Hudson Beare Building, Lecture Theatre 2, King's Buildings
Recently there has been considerable interest in micro-structured surfaces since the solid topography affects adhesion and enhances wetting properties of the material. The modelling of spreading droplets on topographically structured substrates is computationally challenging, since it may also involve the possibility of air inclusions and an unknown number of existing contact lines (e.g in the case of hydrophobic material).
The talk will describe a novel a sharp-interface scheme which can be used to overcome such difficulties by treating the liquid-gas and liquid-solid interfaces in a unified context without the need of an explicit condition and any requirement for the predefinition of the number and position of the contact lines. We will examine the predictions of the model for a variety of different situations which range from droplet impact, sliding droplet on an inclined plane, thermocapillary droplet migration to droplet actuation through substrate vibrations.
It will be shown that the proposed model is able to handle interfacial flows with topological changes, e.g. in the case of an impinging droplet on a structured surface. Then it is possible to predict, depending on the impact velocity, whether the droplet will fully or partially impregnate the structures of the solid, or will result in a ’fakir’, i.e. suspended, state. In the case of sliding droplets the model can also provide a prediction for the effects of static or dynamic contact angle hysteresis. It will be shown that the presence of air inclusions trapped in the micro-structure of a hydrophobic substrate (Cassie-Baxter state) result in the decrease of contact angle hysteresis and in the increase of the droplet migration velocity in line with experimental observations for super-hydrophobic surfaces. Moreover, we will discuss about the conditions under which the presence of asymetrically structured substrates may induce anisotropic wetting properties and set a preferential direction of motion and how the latter can be exploited to transfer droplets, e.g. through substrate vibrations, preferentially in one direction.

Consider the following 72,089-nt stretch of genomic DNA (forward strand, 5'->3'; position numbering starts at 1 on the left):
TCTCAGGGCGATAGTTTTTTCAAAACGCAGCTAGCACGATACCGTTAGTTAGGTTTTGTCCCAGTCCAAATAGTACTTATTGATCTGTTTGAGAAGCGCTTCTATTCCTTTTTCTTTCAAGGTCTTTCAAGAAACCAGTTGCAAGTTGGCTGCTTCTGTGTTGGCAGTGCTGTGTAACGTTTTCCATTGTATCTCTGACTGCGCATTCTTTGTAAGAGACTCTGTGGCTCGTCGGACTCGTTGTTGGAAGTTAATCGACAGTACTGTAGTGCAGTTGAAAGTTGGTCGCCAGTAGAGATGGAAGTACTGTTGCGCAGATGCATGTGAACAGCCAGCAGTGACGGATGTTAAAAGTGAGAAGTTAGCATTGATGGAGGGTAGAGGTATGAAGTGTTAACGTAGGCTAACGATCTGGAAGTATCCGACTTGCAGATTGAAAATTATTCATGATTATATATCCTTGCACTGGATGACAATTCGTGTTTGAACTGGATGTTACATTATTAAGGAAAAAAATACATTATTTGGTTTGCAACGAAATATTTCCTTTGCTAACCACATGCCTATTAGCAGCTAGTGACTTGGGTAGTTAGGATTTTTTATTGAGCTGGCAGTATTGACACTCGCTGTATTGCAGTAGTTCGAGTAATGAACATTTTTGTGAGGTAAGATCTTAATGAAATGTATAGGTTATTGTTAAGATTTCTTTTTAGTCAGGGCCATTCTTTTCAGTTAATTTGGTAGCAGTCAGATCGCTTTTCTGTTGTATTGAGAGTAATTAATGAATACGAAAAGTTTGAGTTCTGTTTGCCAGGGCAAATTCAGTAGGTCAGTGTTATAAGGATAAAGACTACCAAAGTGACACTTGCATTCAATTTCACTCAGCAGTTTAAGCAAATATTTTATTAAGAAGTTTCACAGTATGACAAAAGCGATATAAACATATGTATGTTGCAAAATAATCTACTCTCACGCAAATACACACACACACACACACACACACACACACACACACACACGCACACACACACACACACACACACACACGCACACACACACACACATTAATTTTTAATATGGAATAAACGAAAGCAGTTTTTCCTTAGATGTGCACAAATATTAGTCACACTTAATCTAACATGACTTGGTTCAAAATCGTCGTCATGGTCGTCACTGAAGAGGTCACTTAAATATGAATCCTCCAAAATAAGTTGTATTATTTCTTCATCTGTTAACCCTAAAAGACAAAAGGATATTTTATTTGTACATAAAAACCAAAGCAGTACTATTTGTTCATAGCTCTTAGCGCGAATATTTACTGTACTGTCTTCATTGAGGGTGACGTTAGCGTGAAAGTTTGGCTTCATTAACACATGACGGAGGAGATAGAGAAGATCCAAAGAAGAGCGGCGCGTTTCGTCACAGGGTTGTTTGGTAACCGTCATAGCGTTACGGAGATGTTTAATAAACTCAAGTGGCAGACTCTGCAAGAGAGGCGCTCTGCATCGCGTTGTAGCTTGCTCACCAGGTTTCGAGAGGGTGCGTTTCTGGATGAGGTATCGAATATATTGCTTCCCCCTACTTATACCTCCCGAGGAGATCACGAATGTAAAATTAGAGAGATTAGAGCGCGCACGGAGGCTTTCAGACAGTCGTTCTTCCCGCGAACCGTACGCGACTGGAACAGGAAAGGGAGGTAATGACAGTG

George Karapetsas is a Research Associate in the Department of Chemical Engineering at University of Patras, Greece. He completed his undergraduate studies at Aristotle University of Thessaloniki, Greece and then moved to the University of Patras where he received his Ph.D. in computational fluid mechanics. Following the completion of his Ph.D. he worked as a postdoctoral researcher at Imperial College London. After receiving a research grant from the Greek Ministry of Education he moved back to Greece and worked as a Research Associate at University of Thessaly before moving eventually to University of Patras where he is currently based. His research interests lie in the area of transport phenomena, fluid mechanics and applied mathematics. He is particularly interested in theoretical modelling with special focus on interfacial and multiphase flows, fluids with complex rheology, hydrodynamic stability, surface-tension-driven flows, contact-line problems, and droplet dynamics.